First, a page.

Fat, muscles, and wages
AbstractRecent studies in health economics have generated two important findings: that as a measure of fatness the body mass index (BMI) is biased; and that, when it comes to analyzing wage correlates, both fat-free mass (FFM) and body fat (BF) are better suited to the task. We validate these findings for Germany using the BIAdata Base Project and the German Socio-Economic Panel. While we find no significant correlation between BMI and wages in any of our models, simple linear regression models featuring both contemporary and time-lagged fatness measures indicate that FFM and, to a lesser extent, BF are associated with hourly wages: more specifically, the relationship between FFM/BF and hourly wages is about two to three times higher for females than for males. In contrast, fixed-effects models indicate that there is no correlation between hourly wages and both FFM and BF with one exception: a significant correlation (and one in line with expectations) is found to be the rule among job changers.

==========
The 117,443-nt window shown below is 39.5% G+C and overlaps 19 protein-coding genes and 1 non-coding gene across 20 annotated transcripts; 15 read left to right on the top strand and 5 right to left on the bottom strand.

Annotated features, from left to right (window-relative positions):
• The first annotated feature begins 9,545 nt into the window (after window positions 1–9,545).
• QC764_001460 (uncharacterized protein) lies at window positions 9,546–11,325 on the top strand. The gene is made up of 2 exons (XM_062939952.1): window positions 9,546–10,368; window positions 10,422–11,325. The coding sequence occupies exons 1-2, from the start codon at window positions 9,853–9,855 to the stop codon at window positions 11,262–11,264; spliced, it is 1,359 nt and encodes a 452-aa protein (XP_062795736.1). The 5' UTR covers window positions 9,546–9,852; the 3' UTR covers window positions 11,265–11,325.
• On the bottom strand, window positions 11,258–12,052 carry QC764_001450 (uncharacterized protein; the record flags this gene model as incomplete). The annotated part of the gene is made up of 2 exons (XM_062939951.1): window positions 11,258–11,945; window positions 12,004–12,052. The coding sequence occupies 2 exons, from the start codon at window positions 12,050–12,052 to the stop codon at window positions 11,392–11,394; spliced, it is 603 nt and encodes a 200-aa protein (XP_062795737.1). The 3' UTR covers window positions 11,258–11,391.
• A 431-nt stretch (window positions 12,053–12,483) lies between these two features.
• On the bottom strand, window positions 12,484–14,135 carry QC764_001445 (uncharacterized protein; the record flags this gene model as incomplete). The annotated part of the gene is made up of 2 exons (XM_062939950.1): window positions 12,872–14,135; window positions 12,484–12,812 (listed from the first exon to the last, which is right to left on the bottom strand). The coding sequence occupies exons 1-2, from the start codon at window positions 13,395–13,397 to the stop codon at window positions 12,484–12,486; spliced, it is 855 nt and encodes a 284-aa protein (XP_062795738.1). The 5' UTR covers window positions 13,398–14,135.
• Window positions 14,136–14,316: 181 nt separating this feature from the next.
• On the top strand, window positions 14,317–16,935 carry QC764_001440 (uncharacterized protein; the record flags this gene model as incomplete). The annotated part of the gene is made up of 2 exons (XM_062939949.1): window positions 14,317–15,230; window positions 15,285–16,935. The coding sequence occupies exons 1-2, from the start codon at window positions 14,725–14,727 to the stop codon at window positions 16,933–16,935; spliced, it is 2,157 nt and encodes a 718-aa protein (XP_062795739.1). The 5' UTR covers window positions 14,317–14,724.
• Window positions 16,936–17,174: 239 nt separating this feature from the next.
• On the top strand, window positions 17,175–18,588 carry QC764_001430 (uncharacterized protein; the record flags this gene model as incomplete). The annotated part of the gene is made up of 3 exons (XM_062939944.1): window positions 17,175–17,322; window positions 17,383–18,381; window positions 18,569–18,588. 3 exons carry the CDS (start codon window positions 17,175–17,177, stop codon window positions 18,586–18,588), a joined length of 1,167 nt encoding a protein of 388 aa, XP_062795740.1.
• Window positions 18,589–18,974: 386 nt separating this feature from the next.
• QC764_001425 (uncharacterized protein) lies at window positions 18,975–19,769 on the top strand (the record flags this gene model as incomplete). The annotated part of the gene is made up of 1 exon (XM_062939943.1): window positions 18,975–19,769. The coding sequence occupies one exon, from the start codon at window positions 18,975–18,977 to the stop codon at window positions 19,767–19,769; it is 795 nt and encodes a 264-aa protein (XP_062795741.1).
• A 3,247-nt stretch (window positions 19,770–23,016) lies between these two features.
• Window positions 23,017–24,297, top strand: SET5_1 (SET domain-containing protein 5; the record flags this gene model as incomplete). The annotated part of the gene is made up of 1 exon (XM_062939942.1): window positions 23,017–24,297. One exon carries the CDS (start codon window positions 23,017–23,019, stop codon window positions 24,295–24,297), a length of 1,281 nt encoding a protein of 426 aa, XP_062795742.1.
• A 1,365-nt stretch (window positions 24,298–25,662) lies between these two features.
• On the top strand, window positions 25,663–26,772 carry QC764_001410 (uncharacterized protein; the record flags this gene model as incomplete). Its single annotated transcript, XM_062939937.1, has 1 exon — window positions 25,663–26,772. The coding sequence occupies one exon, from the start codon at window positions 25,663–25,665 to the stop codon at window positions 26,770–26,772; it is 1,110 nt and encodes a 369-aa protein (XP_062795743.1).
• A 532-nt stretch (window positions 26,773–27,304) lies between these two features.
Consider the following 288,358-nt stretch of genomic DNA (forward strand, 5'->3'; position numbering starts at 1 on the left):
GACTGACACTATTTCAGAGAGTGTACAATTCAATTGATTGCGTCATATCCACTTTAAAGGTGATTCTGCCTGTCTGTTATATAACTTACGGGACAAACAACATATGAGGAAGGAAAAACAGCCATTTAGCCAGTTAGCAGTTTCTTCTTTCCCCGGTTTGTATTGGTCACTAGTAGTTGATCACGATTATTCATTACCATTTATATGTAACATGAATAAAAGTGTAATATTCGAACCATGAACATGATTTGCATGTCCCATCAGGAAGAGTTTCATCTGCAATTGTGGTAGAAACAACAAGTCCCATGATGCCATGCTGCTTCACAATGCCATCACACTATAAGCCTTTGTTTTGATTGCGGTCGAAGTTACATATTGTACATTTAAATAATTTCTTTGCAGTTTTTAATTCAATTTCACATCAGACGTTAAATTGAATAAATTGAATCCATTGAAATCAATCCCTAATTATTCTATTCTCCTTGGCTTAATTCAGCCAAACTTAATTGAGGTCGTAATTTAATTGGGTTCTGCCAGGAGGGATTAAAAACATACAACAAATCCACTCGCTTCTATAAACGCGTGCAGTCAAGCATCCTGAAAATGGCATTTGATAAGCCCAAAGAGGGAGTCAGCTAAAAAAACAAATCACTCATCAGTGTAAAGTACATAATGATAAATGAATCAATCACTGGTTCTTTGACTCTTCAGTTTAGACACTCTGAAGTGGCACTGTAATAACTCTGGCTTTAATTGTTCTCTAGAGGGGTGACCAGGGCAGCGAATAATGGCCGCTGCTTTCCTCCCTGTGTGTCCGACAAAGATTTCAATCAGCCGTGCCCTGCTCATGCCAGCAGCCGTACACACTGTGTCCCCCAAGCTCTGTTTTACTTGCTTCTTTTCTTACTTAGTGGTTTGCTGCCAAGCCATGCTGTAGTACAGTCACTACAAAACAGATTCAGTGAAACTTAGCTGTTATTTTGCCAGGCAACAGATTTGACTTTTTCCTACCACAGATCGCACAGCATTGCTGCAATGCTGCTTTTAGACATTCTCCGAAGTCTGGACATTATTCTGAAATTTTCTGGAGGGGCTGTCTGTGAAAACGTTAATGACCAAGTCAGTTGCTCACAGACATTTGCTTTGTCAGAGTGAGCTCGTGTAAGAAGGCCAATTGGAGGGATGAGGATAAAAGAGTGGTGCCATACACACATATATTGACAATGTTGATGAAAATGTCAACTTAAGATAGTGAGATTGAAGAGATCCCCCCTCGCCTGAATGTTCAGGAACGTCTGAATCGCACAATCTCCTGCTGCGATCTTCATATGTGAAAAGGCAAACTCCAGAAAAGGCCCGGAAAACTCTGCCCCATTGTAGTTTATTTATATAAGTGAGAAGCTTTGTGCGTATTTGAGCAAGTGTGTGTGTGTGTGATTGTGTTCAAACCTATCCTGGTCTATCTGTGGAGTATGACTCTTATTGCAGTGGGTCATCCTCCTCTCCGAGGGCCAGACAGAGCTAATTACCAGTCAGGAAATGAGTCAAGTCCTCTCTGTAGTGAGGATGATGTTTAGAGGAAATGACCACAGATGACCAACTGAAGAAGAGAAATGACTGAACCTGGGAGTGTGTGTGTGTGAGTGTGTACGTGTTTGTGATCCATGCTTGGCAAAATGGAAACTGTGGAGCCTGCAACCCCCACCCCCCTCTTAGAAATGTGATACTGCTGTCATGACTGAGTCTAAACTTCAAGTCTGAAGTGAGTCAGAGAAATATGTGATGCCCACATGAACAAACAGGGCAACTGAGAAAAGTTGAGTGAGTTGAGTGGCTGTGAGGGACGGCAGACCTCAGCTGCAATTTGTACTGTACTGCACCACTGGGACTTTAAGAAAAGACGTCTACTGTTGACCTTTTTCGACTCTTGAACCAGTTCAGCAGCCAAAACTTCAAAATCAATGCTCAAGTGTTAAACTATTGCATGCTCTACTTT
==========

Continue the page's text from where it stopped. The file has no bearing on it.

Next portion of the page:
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Bibliographic InfoArticle provided by Elsevier in its journal Economics & Human Biology.
Volume (Year): 9 (2011)
Issue (Month): 4 ()
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Web page: http://www.elsevier.com/locate/inca/622964
BMI; Body composition; Body fat; Fat-free mass; Obesity; Wages; Earnings; Income;
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- Kropfhäußer, Frieder & Sunder, Marco, 2013. "A weighty issue revisited: the dynamic effect of body weight on earnings and satisfaction in Germany," Annual Conference 2013 (Duesseldorf): Competition Policy and Regulation in a Global Economic Order 79895, Verein für Socialpolitik / German Economic Association.
- Mosca, Irene, 2012. "Obesity and Employment in Ireland: Moving Beyond BMI," Papers WP431, Economic and Social Research Institute (ESRI).
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